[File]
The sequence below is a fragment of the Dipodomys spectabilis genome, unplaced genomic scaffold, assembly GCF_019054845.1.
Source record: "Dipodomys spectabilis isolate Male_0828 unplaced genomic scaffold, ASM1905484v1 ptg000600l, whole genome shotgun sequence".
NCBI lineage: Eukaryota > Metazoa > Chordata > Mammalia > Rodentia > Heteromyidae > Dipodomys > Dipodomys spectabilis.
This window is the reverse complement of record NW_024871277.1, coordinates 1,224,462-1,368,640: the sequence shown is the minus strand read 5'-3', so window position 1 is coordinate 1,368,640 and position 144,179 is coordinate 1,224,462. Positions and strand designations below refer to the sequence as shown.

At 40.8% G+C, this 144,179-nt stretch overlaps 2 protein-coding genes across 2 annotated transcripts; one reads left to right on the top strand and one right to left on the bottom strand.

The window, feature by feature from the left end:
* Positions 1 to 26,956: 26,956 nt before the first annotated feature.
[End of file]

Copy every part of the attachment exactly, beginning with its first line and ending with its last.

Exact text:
The sequence below is a fragment of the Dipodomys spectabilis genome, unplaced genomic scaffold, assembly GCF_019054845.1.
Source record: "Dipodomys spectabilis isolate Male_0828 unplaced genomic scaffold, ASM1905484v1 ptg000600l, whole genome shotgun sequence".
NCBI lineage: Eukaryota > Metazoa > Chordata > Mammalia > Rodentia > Heteromyidae > Dipodomys > Dipodomys spectabilis.
This window is the reverse complement of record NW_024871277.1, coordinates 1,224,462-1,368,640: the sequence shown is the minus strand read 5'-3', so window position 1 is coordinate 1,368,640 and position 144,179 is coordinate 1,224,462. Positions and strand designations below refer to the sequence as shown.

At 40.8% G+C, this 144,179-nt stretch overlaps 2 protein-coding genes across 2 annotated transcripts; one reads left to right on the top strand and one right to left on the bottom strand.

The window, feature by feature from the left end:
* Positions 1 to 26,956: 26,956 nt before the first annotated feature.